If you haven't a Clue, just wait

June 25, 1994|By Chris Kaltenbach | Chris Kaltenbach,Sun Staff Writer

The staff of Clue magazine doesn't like the "twentysomething" label.

They admit that's what they are and acknowledge it's the audience they have in mind for their soon-to-be-launched Baltimore literary magazine. And lacking anything better, they even plan to use it in their new publication, which they hope will showcase the city's artistic and literary talent.

But they don't necessarily like the image it conveys -- vaguely elitist, a tad superficial, the idea of a generation that doesn't know where it's going and doesn't really care. Like any label, they say, it oversimplifies things grossly.

"The labels are indicative of negative attributes of this generation, which are or are not true," depending on the individual, says Lisa Farrar, 26, one of the magazine's three primary editors, referred to in its masthead as "publication directors."

"What we're trying to do is give a realistic representation of this generation," she says. "When someone thinks of Generation X, twentysomething, they think of apathy, lack of ambition, whining about the economy, when in actuality we are all working toward different goals."

Adds Shani Mack, another member of the trio, "There's more to our generation and to this area than alternative rock."

Born over a coffee break at Louie's Bookstore Cafe, nursed through dozens of planning sessions there and at apartments across the city, Clue should be hitting Baltimore newsstands sometime next month. The staff hopes to distribute about 1,500 copies of the 48-page inaugural issue, printed in black-and-white on non-glossy paper, throughout the city -- mostly at small bookstores and college libraries.

The first issue will be free, and putting it together has cost the staff roughly $500 of their own money. So far, about a half-dozen advertisers have bought space in the magazine. The staff is counting on additional advertising, plus donations, to defray printing costs, which Ms. Mack figures will run between $1,500 and $2,000 initially.

With a core staff of about 12 helping pull together the work of some 20 contributors, Clue is being touted as a forum for creative talent unlike any being published in these parts.

"I feel like the City Paper and the Baltimore Sun really miss a lot of what's going on in the city," says Karen Conley, 22, the magazine's third publication director. No existing periodical, she believes, tracks the interests of her generation as a matter of course, or offers a forum where her peers can display their drawings, poems, photos and fiction.

Ms. Mack, 29, says she envisions Clue as a focal point for artists, and not just those who live downtown or who hang out at Louie's.

"We've got an incredible cross section of people working on the magazine," she says. "We wanted to avoid the downtown art scene; it seems a little incestuous sometimes. People do think and do art outside of downtown."

"There is talent all over the place in Baltimore," agrees Anthony Dale, 26, who recently began working at the magazine as its director of marketing. "All they need is an outlet."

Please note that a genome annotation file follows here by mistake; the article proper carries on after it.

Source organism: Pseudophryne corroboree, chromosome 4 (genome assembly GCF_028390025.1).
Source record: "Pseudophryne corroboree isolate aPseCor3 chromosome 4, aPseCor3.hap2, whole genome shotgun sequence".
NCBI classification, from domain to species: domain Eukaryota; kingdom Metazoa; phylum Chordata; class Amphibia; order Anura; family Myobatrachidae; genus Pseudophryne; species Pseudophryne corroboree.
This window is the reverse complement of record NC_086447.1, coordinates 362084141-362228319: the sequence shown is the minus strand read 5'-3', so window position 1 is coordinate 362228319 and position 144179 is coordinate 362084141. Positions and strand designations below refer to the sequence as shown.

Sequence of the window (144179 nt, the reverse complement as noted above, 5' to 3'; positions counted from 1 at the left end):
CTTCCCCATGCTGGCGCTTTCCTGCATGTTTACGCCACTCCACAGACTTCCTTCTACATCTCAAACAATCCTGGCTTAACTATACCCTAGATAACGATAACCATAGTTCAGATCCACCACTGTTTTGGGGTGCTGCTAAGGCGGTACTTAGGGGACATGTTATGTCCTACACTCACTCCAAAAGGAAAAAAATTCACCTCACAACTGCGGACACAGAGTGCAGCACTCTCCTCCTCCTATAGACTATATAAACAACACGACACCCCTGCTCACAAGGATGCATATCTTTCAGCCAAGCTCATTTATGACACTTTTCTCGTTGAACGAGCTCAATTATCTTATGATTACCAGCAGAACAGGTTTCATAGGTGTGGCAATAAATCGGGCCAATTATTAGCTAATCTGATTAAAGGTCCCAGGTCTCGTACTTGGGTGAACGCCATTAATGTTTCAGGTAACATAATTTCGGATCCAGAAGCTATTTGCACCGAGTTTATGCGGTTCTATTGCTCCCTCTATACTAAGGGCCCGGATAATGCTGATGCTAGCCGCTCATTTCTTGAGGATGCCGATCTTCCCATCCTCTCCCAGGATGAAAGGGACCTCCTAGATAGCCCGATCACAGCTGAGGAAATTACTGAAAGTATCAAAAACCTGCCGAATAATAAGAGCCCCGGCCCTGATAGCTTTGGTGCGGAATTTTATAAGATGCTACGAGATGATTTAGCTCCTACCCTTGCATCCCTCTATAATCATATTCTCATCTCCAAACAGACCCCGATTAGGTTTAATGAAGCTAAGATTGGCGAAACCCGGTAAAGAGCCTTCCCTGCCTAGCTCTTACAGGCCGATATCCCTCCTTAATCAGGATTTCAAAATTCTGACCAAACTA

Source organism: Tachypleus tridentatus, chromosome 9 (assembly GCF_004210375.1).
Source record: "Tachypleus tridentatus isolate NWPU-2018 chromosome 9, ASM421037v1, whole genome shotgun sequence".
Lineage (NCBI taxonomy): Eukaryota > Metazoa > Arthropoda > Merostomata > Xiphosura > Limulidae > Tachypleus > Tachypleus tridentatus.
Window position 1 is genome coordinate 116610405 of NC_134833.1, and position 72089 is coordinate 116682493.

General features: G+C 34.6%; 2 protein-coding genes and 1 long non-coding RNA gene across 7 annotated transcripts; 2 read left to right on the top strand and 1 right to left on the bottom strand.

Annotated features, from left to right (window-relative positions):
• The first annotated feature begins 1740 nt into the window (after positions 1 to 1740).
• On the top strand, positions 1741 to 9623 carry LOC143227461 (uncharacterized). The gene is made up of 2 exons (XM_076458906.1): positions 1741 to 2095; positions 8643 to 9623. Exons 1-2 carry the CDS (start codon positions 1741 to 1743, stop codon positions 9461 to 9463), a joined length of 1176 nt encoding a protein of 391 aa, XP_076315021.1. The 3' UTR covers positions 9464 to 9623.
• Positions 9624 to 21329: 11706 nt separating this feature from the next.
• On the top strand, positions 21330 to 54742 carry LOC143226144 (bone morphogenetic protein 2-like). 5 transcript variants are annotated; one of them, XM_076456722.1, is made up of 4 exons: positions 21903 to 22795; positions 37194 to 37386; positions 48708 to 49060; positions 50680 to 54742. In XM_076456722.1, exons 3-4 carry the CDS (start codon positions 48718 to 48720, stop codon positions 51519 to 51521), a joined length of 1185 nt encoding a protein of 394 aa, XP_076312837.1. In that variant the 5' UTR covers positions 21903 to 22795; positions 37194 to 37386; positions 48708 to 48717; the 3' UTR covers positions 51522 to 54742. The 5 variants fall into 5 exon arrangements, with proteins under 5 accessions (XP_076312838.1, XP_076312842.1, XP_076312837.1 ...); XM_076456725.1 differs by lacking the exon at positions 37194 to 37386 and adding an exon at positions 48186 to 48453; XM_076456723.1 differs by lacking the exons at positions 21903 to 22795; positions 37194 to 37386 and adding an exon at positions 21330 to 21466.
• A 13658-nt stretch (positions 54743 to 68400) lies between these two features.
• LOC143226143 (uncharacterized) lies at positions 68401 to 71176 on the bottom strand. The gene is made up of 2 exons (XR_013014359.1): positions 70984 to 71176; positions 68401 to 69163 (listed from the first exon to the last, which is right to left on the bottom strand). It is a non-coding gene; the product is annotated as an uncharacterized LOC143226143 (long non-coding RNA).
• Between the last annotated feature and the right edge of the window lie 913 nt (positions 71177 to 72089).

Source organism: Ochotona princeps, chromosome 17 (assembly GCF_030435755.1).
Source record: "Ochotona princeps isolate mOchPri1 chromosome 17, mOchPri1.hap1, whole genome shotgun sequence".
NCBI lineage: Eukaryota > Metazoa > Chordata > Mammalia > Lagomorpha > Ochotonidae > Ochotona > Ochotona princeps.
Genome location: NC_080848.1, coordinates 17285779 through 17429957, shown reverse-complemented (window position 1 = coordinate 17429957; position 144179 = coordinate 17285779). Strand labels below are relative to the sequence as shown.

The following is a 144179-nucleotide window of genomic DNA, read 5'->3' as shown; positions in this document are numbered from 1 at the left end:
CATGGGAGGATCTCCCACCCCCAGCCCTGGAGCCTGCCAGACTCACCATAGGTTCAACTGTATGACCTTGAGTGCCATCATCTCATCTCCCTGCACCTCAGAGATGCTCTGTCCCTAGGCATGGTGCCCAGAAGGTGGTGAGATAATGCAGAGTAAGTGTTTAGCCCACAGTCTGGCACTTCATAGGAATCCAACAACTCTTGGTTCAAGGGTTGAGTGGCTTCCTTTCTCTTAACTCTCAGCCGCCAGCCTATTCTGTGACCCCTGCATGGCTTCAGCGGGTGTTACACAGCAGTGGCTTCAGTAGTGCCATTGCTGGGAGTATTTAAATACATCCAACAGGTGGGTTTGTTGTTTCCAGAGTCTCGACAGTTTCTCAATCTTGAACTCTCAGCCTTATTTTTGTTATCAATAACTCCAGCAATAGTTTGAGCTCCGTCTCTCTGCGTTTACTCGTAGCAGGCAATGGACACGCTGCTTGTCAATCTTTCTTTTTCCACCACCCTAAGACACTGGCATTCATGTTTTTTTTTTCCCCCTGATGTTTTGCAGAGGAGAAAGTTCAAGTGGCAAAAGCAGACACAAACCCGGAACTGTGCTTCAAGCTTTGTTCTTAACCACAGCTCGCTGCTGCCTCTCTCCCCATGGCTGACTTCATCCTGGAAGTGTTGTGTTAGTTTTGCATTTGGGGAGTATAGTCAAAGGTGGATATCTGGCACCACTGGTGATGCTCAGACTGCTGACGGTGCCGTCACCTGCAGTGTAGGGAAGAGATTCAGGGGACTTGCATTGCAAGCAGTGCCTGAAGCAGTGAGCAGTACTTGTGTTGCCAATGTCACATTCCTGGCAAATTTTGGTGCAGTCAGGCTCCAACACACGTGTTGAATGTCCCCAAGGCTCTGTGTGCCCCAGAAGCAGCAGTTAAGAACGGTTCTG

Alden Phelps, 29, who will have one of his paintings pictured in Clue's first issue, is an example of that talent. A native New Englander who settled in Baltimore after getting married in 1986, he has high hopes for Clue. Making a living as an artist, he says, is never easy.

"There are not too many publication opportunities [for painters] that I've seen," says Mr. Phelps, director of the non-profit Open Space Arts gallery in Reisterstown. "There are a few exhibit opportunities, but they're limited."

He predicts the magazine will sink or swim based on its appearance. "If the quality is good enough that you'll be drawn to look at it, that'll be wonderful.

"The people that run it seem to be on the ball," he adds.

The guiding lights behind Clue say putting together a magazine from the ground up has been quite an education. Not only did they have to learn about marketing and promotion -- Ms. Conley smiles as she recalls their "guerrilla marketing campaign," which had them walking through town looking for artists whose work they liked, then convincing them to become contributors -- but they also had to learn the legal intricacies of setting up a corporation and running a business.

"Plus, everybody has full-time jobs," adds Ms. Conley, who works for a florist and as a waitress at Louie's, where Ms. Mack is a manager. Ms. Farrar is an administrative assistant for a local computer firm.

Jimmy Rouse, owner of Louie's and a long-time proponent of the arts in Baltimore, believes the people behind Clue have an uphill struggle ahead of them. But he thinks -- and hopes -- they can pull it off.

"I certainly think there's room for it here," he says of Clue. "There are so few publications that deal with the arts, particularly for their age group, in the city.

"Baltimore," Mr. Rouse adds, "tends to be a place where a lot of artists live, because it's cheap, but there's not a lot of opportunities [to showcase their work], because it's still largely a blue-collar town."

For more information on Clue, write to P.O. Box 13025, Baltimore, 21203-3025.

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